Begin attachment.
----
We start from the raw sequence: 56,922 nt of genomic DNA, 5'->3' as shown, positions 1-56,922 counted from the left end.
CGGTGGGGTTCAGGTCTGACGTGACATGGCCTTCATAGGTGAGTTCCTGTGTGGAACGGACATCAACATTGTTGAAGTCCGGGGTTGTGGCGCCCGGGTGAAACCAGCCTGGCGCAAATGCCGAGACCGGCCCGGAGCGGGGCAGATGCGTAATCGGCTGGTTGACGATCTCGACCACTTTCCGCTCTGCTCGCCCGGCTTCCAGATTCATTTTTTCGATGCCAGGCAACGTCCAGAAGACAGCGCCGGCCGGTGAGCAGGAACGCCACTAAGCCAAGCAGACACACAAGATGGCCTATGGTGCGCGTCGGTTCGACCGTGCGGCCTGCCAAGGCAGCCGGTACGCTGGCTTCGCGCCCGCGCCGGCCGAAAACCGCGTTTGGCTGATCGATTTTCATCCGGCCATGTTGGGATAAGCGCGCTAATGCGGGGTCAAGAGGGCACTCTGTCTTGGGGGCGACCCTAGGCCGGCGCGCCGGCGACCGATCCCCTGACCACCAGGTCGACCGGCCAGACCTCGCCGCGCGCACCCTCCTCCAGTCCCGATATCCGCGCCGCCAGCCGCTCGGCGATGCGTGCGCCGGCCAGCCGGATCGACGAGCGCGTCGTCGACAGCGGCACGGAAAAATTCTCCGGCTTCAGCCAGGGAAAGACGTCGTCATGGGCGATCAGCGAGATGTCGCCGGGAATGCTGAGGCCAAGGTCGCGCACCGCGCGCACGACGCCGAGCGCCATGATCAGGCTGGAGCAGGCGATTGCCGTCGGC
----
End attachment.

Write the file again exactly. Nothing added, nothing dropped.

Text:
We start from the raw sequence: 56,922 nt of genomic DNA, 5'->3' as shown, positions 1-56,922 counted from the left end.
CGGTGGGGTTCAGGTCTGACGTGACATGGCCTTCATAGGTGAGTTCCTGTGTGGAACGGACATCAACATTGTTGAAGTCCGGGGTTGTGGCGCCCGGGTGAAACCAGCCTGGCGCAAATGCCGAGACCGGCCCGGAGCGGGGCAGATGCGTAATCGGCTGGTTGACGATCTCGACCACTTTCCGCTCTGCTCGCCCGGCTTCCAGATTCATTTTTTCGATGCCAGGCAACGTCCAGAAGACAGCGCCGGCCGGTGAGCAGGAACGCCACTAAGCCAAGCAGACACACAAGATGGCCTATGGTGCGCGTCGGTTCGACCGTGCGGCCTGCCAAGGCAGCCGGTACGCTGGCTTCGCGCCCGCGCCGGCCGAAAACCGCGTTTGGCTGATCGATTTTCATCCGGCCATGTTGGGATAAGCGCGCTAATGCGGGGTCAAGAGGGCACTCTGTCTTGGGGGCGACCCTAGGCCGGCGCGCCGGCGACCGATCCCCTGACCACCAGGTCGACCGGCCAGACCTCGCCGCGCGCACCCTCCTCCAGTCCCGATATCCGCGCCGCCAGCCGCTCGGCGATGCGTGCGCCGGCCAGCCGGATCGACGAGCGCGTCGTCGACAGCGGCACGGAAAAATTCTCCGGCTTCAGCCAGGGAAAGACGTCGTCATGGGCGATCAGCGAGATGTCGCCGGGAATGCTGAGGCCAAGGTCGCGCACCGCGCGCACGACGCCGAGCGCCATGATCAGGCTGGAGCAGGCGATTGCCGTCGGC